Accession Number : ADA325579
Title : The Influence of Pictorials on the Comprehension and Retention of Pharmaceutical Information,
Corporate Author : AIR FORCE INST OF TECH WRIGHT-PATTERSON AFB OH
Personal Author(s) : Sojourner, Russell J.
PDF Url : ADA325579
Report Date : 22 MAY 1997
Pagination or Media Count : 159
Abstract : To evaluate the practice of communicating information using various pictorial/text formats, fictitious yet realistic-appearing medication instruction sheets were created that presented eight dosing instructions in the following formats: text alone, pictorials alone, fully redundant text and pictorials, text with four instructions accompanied by pictorials (incomplete pictorials), and no instructions (control). Following exposure to one of the instruction sheets, participants were given recall tests on the content of the medication information. Results demonstrated that instructions from the fully redundant text and pictorials format were recalled more often than instructions from the other formats. In addition, there were no differences in recall between the text alone and incomplete pictorials formats, with the pictorials alone and control formats producing the poorest recall. Also, the fully redundant text and pictorials format was given higher ratings than the other formats, with no differences between the text alone and incomplete pictorials formats. The pictorials alone and control formats received the lowest ratings. Prior to the mid 1980s, there was virtually no published experimental research on product warnings. Since then, research has begun to investigate how warnings influence people's knowledge and cautionary behavior. A multitude of factors have been investigated, with an emphasis on warnings' influence during human information processing. Warnings' Influence on Human Information Processing Many of the processes associated with warning effectiveness can be organized using one of several models of human information processing (see Wogalter & Sojourner, in press). This modeling approach categorizes people's mental activities into a coherent sequence of processing stages.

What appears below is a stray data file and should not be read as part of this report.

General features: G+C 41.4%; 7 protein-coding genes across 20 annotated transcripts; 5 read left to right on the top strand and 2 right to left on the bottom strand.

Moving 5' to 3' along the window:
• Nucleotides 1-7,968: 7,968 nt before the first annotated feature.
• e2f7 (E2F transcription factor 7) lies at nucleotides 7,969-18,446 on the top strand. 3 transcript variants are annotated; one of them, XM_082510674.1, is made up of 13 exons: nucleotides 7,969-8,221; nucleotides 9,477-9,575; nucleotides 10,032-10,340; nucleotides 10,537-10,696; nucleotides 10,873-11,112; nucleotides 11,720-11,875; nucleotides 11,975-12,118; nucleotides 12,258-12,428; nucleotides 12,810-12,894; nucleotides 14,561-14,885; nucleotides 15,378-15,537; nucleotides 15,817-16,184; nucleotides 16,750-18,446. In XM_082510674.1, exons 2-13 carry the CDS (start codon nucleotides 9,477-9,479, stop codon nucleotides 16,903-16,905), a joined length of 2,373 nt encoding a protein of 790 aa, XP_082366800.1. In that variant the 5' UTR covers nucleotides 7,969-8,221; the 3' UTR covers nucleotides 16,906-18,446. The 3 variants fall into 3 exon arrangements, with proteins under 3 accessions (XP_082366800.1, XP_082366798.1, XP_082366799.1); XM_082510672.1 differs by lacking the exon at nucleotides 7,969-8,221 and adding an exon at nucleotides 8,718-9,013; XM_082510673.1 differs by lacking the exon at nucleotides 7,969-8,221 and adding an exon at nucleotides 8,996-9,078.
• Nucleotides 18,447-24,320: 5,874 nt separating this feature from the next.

Descriptors : *MEDICINE, *RETENTION(PSYCHOLOGY), *MENTAL ABILITY, *INFORMATION PROCESSING, TEST AND EVALUATION, CONTROL, HUMANS, PROCESSING, MODEL THEORY, COHERENCE, SEQUENCES, SHEETS, FORMATS, SAFETY, RATINGS, INSTRUCTIONS, DRUGS, WARNING SYSTEMS, ATTITUDE(INCLINATION), COMPREHENSION, RECALL.
Subject Categories : Psychology
Medicine and Medical Research
Distribution Statement : APPROVED FOR PUBLIC RELEASE